Notions of luxury and the relegations of throwaway culture: Twin meets the RCA graduate Andrew Bell

30.06.2019 | Blog , Fashion | BY:

Images courtesy of Phillip White

The needle and thread, the binding hallmark of the fashion industry is devoid in the work and craftsmanship of the fashion designer Andrew Bell. 

Using cutting-edge sonic welding technology, in a disruptive approach that undermines the one constant that has traditionally kept fashion together, Andrew is a creative looking at alternative means to design. For Andrew contemporary fashion is stuck: designers are consistently creating the same shapes and silhouettes, very much defined by tools and techniques which have not changed for decades. Having graduated from Zowie Broach’s MA degree at the Royal College of Art, Andrew was one of the front running thinkers of her encouragement towards radical thinking: the graduate show entitled All At Once summarising the spectral chest of ideas on show.

Unpicking the traditional and moving forwards with new technology is central to what makes Bell’s aesthetic fresh and striking. Collapsible coats, razor sharp pants and fluid-cut tops combine to project a signature look that crisp, sharp, compact and concise.  Side-stepping the familiar, traditional and pre-determined is at the heart of what makes Bell’s work engaging. Animatedly explaining how he used Sonic welding technology to seal not only to edges and outlines of his pieces, but to bind the very aesthetic direction of his work, Andrew has ensured that in the absence of stitch lines his pieces are super-lightweight, which in turn allowed him to develop a series of collapsible coats and jackets that fold completely flat to just 1.5cm in profile. 

Andrew’s work hinges on an axis of high-low paradoxes. On one hand his cutting references the collapsible hover bag, on the other the very cornerstone of modern womenswear tailoring – the Dior Bar Jacket. For Andrew this paradox reflects the collapse in the traditional frameworks that bind our notions of ‘luxury’ and ‘non-luxury’ in an era of material excess.  In this saturated context Andrew’s work presents in part a portrait of the collapsible, but equally projects an alternative vision for the future, with ‘Future Tailoring’ the term the designer uses to condense and communicate his approach. 

Across his MA collection Andrew has explored the hallmarks of a new era of garment construction across a spectrum of materiality; from sharp and structured to soft and fluid. The edges of this new aesthetic are instantly identifiable through his iconic zig-zag emblem;  More subtle is the completely clean-cut, non-fray edge that defines every other sleeve and side seam in the collection. Up close, the zig-zag edging harks of easy-open, single-use supermarket stock. 

Collaborating with a print designer, Ciaran Moore, on the fabric, the pair capture the beauty of industrial textures, such as the rusty non-slip grills that go unnoticed under our feet. The ephemeral geo-prints that line envelopes and parcels sit side by side with heritage herringbones; luxury and the lo-fi abound. This approach is extended to the footwear in the collection too. In collaboration with fellow RCA alumnus Tabitha Ringwood, the pair present a capsule of footwear completely crafted from scratch. For the heels the designer borrowed the humble door wedge, re-moulding it both physically and conceptually as an object of beauty that extends beyond its primary status as a mass-produced, valueless and solely functional article.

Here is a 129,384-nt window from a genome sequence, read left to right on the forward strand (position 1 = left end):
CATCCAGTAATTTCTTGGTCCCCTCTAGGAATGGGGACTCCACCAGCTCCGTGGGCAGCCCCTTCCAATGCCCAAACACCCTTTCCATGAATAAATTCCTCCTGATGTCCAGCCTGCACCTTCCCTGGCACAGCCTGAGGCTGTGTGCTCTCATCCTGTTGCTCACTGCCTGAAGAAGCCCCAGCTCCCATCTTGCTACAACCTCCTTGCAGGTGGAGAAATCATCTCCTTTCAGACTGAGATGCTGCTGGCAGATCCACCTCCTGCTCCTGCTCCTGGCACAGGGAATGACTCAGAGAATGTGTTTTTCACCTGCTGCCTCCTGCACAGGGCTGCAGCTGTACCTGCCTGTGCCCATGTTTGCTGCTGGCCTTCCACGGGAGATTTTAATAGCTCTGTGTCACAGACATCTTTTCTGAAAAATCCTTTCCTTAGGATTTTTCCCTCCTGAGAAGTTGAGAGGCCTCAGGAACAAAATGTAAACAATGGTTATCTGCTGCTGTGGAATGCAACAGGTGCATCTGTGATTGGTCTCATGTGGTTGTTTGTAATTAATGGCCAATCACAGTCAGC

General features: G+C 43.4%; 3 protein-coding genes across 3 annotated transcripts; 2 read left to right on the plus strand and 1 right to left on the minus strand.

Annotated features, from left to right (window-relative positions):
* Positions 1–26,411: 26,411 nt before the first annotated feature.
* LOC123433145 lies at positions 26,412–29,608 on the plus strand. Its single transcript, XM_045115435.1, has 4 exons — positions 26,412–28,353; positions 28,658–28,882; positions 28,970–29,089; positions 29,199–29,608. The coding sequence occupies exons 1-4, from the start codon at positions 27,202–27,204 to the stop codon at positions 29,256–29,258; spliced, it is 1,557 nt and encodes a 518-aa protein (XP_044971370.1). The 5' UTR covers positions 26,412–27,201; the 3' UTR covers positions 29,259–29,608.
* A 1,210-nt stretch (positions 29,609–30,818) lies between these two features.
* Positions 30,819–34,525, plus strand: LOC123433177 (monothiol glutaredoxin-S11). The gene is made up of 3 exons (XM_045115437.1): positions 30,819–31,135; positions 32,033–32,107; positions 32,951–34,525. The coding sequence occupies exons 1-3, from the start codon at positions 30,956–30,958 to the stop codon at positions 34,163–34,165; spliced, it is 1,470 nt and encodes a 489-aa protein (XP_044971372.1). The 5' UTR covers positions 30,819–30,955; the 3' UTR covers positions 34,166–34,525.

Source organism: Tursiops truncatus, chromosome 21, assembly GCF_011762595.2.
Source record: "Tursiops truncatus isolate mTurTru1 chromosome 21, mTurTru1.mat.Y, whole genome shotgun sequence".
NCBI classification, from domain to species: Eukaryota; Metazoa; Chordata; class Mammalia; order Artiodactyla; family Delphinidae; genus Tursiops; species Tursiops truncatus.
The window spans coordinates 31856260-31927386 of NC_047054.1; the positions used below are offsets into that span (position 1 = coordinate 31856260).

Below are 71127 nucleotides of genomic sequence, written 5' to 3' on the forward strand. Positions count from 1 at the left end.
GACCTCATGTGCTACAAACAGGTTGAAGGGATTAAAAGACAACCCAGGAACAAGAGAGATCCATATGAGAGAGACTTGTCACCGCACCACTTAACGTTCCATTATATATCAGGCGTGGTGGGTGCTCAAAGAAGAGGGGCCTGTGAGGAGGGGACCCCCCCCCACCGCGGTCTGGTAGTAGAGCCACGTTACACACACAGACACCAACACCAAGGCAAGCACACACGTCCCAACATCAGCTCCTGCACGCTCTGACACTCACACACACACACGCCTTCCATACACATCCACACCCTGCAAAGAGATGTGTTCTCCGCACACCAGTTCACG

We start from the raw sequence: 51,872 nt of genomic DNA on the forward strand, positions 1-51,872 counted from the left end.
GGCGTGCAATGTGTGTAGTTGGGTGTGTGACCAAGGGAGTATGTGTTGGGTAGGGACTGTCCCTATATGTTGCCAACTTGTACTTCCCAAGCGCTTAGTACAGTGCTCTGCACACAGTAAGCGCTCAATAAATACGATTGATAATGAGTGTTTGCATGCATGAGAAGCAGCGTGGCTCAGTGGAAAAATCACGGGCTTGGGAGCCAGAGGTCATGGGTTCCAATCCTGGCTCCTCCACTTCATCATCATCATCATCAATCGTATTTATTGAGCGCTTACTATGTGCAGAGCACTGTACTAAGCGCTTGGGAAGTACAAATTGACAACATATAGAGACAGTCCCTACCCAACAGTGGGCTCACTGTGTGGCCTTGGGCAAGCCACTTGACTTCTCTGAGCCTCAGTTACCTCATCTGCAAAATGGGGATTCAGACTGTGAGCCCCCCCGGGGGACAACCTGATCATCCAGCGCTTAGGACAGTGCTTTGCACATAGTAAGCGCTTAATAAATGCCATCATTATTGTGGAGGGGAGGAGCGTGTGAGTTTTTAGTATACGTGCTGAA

Perfume is an off-shoot, but nonetheless connected project to Andrew’s vision: exploring the potential of a fragrance focused magazine that features different contributors each issue. Just as the designer’s outerwear collapses the material hierarchies of ‘luxury’ and ‘non-luxury’, so too does his fragrance concept. In the place of traditional cut-glass bottle, Bell’s concept sees bio-degradable PVC sachets as a sustainable alternative. As such Andrew dissolves the most expensive aspect to any fragrance – the bottle – allowing fragrance to become more accessible to young designers and their audience.

Andrew’s work reminds us that aesthetics and technology can harmoniously inhabit a creative space together – technology cannot abandon visual beauty, nor can form ignore the potential and the responsibilities of production and design. Andrew has allowed technology to shape his process, re-articulating items of the banal everyday into structures of body-skimming beauty. As Bell surmises, in order to break the deadlock, the repetition and the dead-stock, fashion must look to new ways of making, and new ways of thinking.

It’s an approach that Bell attributes to the inimitable teachings of Zowie Broach, a modus operandi that demands a fearlessness in approach. Under Broach’s leadership Andrew was chosen by Value Retail to be the 2nd recipient of the highly coveted support scheme for rising Irish talent; The Kildare Village Fashion Scholarship which allowed Andrew to take his place at the RCA, an opportunity that the designer explains would otherwise have been closed to him. 

The designer is often a perfectionist: in the way they touch, feel, look. Every facet is examined, explained and evaluated in detail. Andrew Bell is no exception – it is this exhaustive dedication to the metaphorical folding of fashion that has allowed a designer to emerge that is refreshingly new.

Expect to see him at Jil Sander before long.  

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